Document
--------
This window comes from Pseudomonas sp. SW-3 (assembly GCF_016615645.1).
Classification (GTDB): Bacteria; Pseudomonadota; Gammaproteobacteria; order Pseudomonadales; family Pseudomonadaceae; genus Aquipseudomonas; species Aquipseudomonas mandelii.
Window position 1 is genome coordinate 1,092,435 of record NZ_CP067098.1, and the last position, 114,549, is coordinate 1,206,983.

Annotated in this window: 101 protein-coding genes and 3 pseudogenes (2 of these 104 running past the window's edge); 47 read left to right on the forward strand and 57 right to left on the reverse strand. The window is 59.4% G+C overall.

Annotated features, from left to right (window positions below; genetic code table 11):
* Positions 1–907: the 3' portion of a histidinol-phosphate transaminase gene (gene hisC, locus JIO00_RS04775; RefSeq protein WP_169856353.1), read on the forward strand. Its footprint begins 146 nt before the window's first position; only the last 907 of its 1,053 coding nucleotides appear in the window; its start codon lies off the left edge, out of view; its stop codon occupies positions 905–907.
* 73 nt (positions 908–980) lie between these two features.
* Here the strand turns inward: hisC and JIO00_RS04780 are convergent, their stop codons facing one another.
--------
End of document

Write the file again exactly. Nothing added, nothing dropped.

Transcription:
This window comes from Pseudomonas sp. SW-3 (assembly GCF_016615645.1).
Classification (GTDB): Bacteria; Pseudomonadota; Gammaproteobacteria; order Pseudomonadales; family Pseudomonadaceae; genus Aquipseudomonas; species Aquipseudomonas mandelii.
Window position 1 is genome coordinate 1,092,435 of record NZ_CP067098.1, and the last position, 114,549, is coordinate 1,206,983.

Annotated in this window: 101 protein-coding genes and 3 pseudogenes (2 of these 104 running past the window's edge); 47 read left to right on the forward strand and 57 right to left on the reverse strand. The window is 59.4% G+C overall.

Annotated features, from left to right (window positions below; genetic code table 11):
* Positions 1–907: the 3' portion of a histidinol-phosphate transaminase gene (gene hisC, locus JIO00_RS04775; RefSeq protein WP_169856353.1), read on the forward strand. Its footprint begins 146 nt before the window's first position; only the last 907 of its 1,053 coding nucleotides appear in the window; its start codon lies off the left edge, out of view; its stop codon occupies positions 905–907.
* 73 nt (positions 908–980) lie between these two features.
* Here the strand turns inward: hisC and JIO00_RS04780 are convergent, their stop codons facing one another.